The week saw the last of the main Epsom Derby trials with the Dante Stakes and yet again Aiden O’Brian was considered to have the race all but won with High Definition, a colt by Galileo. In fact, it was not to be and the hot favourite was turned over by the Godolphin runner, Hurricane Lane, (trained by Charlie Appleby,) a colt by Frankel out of a Shirocco mare; so he will no doubt have the pedigree for the mile and half at Epsom and is a neat compact and well-furnished colt. He would have our vote for beating the Bally Doyle fancied duo? It makes for an interesting Derby to come on June 5th, with no outstanding 3 year old colts this year, and may end up being a rather sub-standard affair?
There were Group 1 races in Australia and more particularly in France over the weekend with the French 2000 and 1000 Guineas, or to give them their full titles, The Poule d’Essai de Poulains, (the 2000 guineas) and The Poule d’Essai de Pouliche for the fillies, both races run over a mile (1600 meters) at Longchamp. There was also the Group 1 John Porter Stakes run at Newbury. This was the only Group 1 race not to take place in 2020 due to the Covid, so this year’s renewal was most welcome. There were 11 runners, with last year’s European Champion Miler, Palace Pier sent of as favourite. Frankie Dettori went to win the race some 2 ½ furlongs from the line as the pace in the straight mile was so slow. “A married man’s canter” as one pundit described it. Anyway and easy win for Palace Pier, again trained by John and Thady Gosden as he was last year. Palace Pier is by Kingman, and is likely to be crowned champion again in 2021, judging by this performance. The stand out horse of the race was the filly who came second, a totally unexpected achievement from the William Jarvis trained filly, Lady Bowthorpe, and ridden by Oisin Murphy. The improvement in this filly was astounding as she had only won two small races previously, and to make such a huge jump from that, to a Group 1 was brilliant. The filly is by Nathaniel, also the sire of Enable!! One other comment from Newbury was the Group 3 race, The Aston Park Stud Stakes, a good pointer to the major Group 1 long distances races later in the season. This was won by the William Haggas trained Al Aasy, who was ridden by Jim Crowley, and who won in a hack canter. He hardly even had to use hands and heals at the business end of the race, his victory was so consummate.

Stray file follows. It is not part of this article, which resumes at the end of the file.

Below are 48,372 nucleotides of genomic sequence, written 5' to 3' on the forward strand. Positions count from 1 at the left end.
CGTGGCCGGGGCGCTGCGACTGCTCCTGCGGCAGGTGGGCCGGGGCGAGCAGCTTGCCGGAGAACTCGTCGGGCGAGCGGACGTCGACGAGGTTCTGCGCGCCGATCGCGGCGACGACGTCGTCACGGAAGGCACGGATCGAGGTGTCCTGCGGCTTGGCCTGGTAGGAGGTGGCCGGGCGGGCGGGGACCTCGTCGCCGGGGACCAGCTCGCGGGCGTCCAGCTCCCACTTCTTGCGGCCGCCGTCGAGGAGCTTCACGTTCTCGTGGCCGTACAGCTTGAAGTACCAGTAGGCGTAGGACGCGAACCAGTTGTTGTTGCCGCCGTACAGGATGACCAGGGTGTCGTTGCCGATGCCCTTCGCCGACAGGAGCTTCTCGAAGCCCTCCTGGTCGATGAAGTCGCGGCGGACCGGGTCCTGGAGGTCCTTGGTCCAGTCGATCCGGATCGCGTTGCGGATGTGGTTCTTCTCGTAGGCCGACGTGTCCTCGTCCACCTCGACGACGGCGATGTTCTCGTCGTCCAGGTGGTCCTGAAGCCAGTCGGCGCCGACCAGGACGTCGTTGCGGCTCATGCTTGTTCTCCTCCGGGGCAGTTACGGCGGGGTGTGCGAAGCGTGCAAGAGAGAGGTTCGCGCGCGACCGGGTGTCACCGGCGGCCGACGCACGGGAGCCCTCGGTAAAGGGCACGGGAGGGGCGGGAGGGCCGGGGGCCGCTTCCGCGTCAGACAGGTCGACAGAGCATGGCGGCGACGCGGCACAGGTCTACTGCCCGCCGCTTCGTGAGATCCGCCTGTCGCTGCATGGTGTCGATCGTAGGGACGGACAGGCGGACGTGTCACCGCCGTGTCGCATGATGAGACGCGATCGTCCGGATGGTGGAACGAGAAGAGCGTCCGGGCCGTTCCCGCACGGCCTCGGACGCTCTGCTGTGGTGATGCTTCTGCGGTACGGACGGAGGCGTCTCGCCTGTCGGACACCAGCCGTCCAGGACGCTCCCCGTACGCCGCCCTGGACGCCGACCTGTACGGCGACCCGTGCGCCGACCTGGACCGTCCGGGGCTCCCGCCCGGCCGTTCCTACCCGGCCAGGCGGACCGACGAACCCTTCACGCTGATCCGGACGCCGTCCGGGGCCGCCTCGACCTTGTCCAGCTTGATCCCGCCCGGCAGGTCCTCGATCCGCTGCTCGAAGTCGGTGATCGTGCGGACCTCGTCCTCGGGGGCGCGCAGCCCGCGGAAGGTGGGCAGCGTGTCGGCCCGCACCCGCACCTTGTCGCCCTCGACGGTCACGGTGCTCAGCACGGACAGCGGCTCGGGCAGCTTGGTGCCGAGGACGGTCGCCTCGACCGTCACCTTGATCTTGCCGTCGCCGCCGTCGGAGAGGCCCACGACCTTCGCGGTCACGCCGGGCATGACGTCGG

In France, the English 1000 Guineas winner for the fillies mile was thought to have the race well sown up before the off, but Mother Earth did not oblige for the Bally Doyle maestro, and the race went to French trainer Jean-Claude Rouget with his filly Coeursamba ridden by Christian Demuro, winning by 1 ¼ lengths from Mother Earth. There were 13 runners, and the winner is by little known Irish Stallion The Wow Signal, a 5 furlong specialist out of an Anabaa mare, another 5 furlong specialist, so how this won a mile race, we will probably never know!! In the colt’s mile, the Poule d’Essai Des Poulains, there were 9 runners, and this time Aiden O’Brian did score with the much touted St Marks Basilica. He won by 1 ¾ lengths beating the 80 to 1 outsider Colloseo, trained in France by Gianluca Bietolini. The winner was ridden by Ioritz Medizabat and is by Siyouni out of a Galileo mare.